I couldn’t figure out how to reblog this, but I wanted so much to put it on here because I agree with everything he says. (If I’m doing something illegal here, I apologize! What’s that old expression? It’s easier ask for forgiveness than for permission?) Pavlovitz is one of my son’s favorite authors. Brandon just read his new book, “A Bigger Table: Building Messy, Authentic, and Hopeful Spiritual Community” and said it was wonderful.
Gun Lover, This Isn’t About the Constitution
MARCH 9, 2018 / JOHN PAVLOVITZ
Can we just be honest, here?
This isn’t about the Constitution.
I know you say that it is, and admittedly you sure do name-drop it an awful lot in our interactions.
On the surface, you seem really passionate about the document—at least while you’re trying to somehow connect the dots between well-regulated Militias and muskets—and the present proliferation of high-powered, military grade weapons specifically designed to expediently kill lots of people.
That in itself would be an absurd correlation to try and make, which seems obvious to the rest of us:
As they drafted the 2nd Amendment, the Founding Fathers certainly would have never dreamed of tools of such quick carnage, so easily attainable by the mentally ill, the unstable, the young, and the angry.
They couldn’t have foreseen one of our political parties fully beholden to a fringe group of violent radicals like the NRA; contributing millions upon millions to our elected officials in exchange for legislative protections and bully pulpits.
The architects of our laws weren’t imaging the likes of Wayne LaPierre and Dana Loesch, perpetually harassing shooting survivors and dismissing grieving parents and vilifying the media and taunting gun reform activists on Town Hall stages, over social media platforms, and in incendiary videos.
There would have been no way for them to anticipate the culture of wanton weapon lust we’d have cultivated here; the gun shows and trade expos and merchandising—or a secondary market where any pissed-off person with enough cash can accumulate enough ammo to level a city block.
Invoking the 2nd Amendment in light of such things is a fairly nonsensical tactic, if you really think about it—and we have.
But even if we agreed on what the document says you’re allowed as far as firepower, I’ve noticed that you don’t really love the Constitution—at least not for everybody and not all the time:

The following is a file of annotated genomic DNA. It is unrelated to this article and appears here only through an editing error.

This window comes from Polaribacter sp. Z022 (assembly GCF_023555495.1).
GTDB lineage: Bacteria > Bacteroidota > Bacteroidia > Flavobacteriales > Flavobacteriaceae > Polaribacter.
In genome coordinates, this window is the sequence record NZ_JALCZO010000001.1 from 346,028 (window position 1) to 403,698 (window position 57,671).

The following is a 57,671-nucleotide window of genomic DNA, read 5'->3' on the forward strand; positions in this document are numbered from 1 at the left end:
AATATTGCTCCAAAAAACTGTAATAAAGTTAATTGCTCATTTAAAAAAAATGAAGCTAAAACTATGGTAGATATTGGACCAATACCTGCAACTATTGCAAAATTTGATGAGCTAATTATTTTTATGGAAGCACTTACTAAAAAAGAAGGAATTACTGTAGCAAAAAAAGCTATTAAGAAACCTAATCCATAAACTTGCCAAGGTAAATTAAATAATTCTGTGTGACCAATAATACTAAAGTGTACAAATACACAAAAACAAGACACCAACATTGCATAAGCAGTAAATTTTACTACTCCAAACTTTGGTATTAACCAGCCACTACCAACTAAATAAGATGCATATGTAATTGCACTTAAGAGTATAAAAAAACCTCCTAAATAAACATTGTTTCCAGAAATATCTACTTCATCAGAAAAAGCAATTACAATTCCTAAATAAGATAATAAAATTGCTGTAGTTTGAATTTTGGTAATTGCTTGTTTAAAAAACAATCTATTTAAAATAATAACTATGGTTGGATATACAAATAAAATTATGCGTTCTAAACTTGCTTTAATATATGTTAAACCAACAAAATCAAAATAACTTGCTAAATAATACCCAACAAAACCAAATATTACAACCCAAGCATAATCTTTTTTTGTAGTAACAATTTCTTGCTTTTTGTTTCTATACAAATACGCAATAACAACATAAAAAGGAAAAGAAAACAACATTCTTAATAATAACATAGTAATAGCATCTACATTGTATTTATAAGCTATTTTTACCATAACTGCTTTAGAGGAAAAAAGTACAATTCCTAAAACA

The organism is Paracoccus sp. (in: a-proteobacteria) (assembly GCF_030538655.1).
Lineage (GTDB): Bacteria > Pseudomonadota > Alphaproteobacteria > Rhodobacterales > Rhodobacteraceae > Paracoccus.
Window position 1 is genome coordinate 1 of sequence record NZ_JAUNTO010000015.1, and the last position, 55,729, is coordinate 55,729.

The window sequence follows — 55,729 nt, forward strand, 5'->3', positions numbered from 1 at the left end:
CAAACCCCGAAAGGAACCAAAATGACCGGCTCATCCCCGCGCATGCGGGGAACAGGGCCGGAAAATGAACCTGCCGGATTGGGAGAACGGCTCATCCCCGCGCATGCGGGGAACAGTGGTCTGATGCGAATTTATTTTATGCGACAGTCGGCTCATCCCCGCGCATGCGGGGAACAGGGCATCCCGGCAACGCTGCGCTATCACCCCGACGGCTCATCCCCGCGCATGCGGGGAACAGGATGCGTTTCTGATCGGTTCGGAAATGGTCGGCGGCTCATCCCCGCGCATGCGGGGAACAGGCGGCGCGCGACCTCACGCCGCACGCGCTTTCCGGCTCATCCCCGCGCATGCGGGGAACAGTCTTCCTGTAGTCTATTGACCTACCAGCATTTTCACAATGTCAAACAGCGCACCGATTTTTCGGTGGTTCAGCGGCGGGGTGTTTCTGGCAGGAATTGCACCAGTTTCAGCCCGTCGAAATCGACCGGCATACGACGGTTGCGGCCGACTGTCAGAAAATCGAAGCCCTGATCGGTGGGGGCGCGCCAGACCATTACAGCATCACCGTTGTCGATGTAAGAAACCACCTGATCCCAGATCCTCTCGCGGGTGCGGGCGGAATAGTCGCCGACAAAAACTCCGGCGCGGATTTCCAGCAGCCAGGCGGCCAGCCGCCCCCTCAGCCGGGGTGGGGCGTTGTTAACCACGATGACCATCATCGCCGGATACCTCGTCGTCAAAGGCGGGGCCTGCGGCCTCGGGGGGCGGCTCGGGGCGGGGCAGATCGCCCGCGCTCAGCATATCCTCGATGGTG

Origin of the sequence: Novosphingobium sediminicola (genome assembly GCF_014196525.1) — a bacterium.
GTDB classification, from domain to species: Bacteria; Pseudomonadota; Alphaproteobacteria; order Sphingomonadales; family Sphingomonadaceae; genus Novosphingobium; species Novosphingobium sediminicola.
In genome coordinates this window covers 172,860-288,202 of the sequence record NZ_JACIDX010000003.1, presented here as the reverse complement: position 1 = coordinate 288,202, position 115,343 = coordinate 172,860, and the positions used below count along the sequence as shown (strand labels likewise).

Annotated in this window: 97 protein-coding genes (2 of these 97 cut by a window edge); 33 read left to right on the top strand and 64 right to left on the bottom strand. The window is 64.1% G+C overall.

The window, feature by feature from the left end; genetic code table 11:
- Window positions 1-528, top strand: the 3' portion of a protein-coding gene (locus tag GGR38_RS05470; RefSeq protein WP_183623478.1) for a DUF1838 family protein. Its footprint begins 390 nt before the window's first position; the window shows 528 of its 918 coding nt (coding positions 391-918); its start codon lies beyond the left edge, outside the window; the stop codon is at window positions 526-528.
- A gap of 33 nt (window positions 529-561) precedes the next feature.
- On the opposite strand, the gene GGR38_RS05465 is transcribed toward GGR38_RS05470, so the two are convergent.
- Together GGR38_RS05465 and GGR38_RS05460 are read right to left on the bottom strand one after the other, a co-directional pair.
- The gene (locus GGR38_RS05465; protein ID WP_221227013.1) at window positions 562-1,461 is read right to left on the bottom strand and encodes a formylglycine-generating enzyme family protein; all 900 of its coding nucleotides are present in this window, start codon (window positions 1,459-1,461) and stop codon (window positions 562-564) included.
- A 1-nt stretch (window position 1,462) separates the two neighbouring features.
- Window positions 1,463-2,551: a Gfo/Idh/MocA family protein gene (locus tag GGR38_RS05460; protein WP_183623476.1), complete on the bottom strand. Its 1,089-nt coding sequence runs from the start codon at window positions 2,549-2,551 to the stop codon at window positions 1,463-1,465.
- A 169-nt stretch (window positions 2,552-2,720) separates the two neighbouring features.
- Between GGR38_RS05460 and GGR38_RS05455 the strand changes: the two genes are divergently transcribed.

You have little regard for freedom of the Press (at least for non-Fox News outlets). In that case, you’re normally fine with a President using his platform and office to discredit, malign, and make an enemy out of it.The Bill of Rights, in these moments is far less pressing for you.
As fond as you claim to be about the Second Amendment, your love for the First, doesn’t seem quite as unconditional or fervent. You tend not to want people to speak freely if they’re not white, anti-abortion, Christian Republicans. If they claim that Black Lives Matter or they’re LGBTQ-affirming or they acknowledge climate change or they favor sensible gun reform—the last thing you want is for them is the freedom to say so.
From what I’ve seen, you also really aren’t that big on religious freedom either (Conservative Evangelical Christianity excluded). I don’t see you rushing to the defense of Muslims being persecuted and marginalized here as a result of the open hostility created by this President. In fact, you usually applaud it.
And I can’t help noticing that you’re decidedly against the Constitutional rights of people to protest, if they’re black or professional athletes or teenage shooting survivors or women with pink hats. No, in those cases you’re pretty quick to shut that sh*t down—Constitution and inalienable rights be damned!
You’re dead set against illegal searches, and of people’s rights not to be harassed in their homes and at their workplaces and in their cars—unless of course they fit the profile of the kind of people you’re okay enduring such things. (You know the ones I mean.)
In other words, you have a lot to say about the sanctity of the rule of law—unless the people you voted for disregard it for whatever reason. (And they do quite often these days.)
In the end, all your flag-waving fervor and your constant Constitution name-dropping and your America First rhetoric—that’s not what this is about at all.
This is about you and your guns.
It’s about how much you love them; about how big and strong they make you feel.
It’s about the cowboy fantasies you have in your head and the mythology you’ve created about “good guys with guns”—and you think you’re the good guy.
It’s about your idolatry of the weapons themselves; about you not being willing to suppress your passion or reconsider the status quo or bend an inch—even to save the lives of millions of other Americans also trying to cash in on that Life, Liberty, and Pursuit of Happiness stuff you want for your self.
If that wasn’t the case, you wouldn’t be so strident in opposing sensible gun reform, you wouldn’t be ignoring the NRA’s influence on our political system, and you’d be a lot more zealous regarding the rights of people now living in a country awash with weapons.
If you were all-in on an America where the freedoms and opportunities our forebears had in mind, were indeed fully available to all who come and reside here, we’d be able to have a productive conversation about what the 2nd Amendment should mean at this place and time. (And it doesn’t include AR-15s.)
We could find a place of compromise that would make everyone here safer.
But I don’t think that America is the one you claim to love and value and defend—or have that much interest in.
I don’t believe that sprawling, diversity-protecting, equality-defending Constitution is all that vital to you.
I think you just really love your guns, far more than any of the human collateral damage crested by them.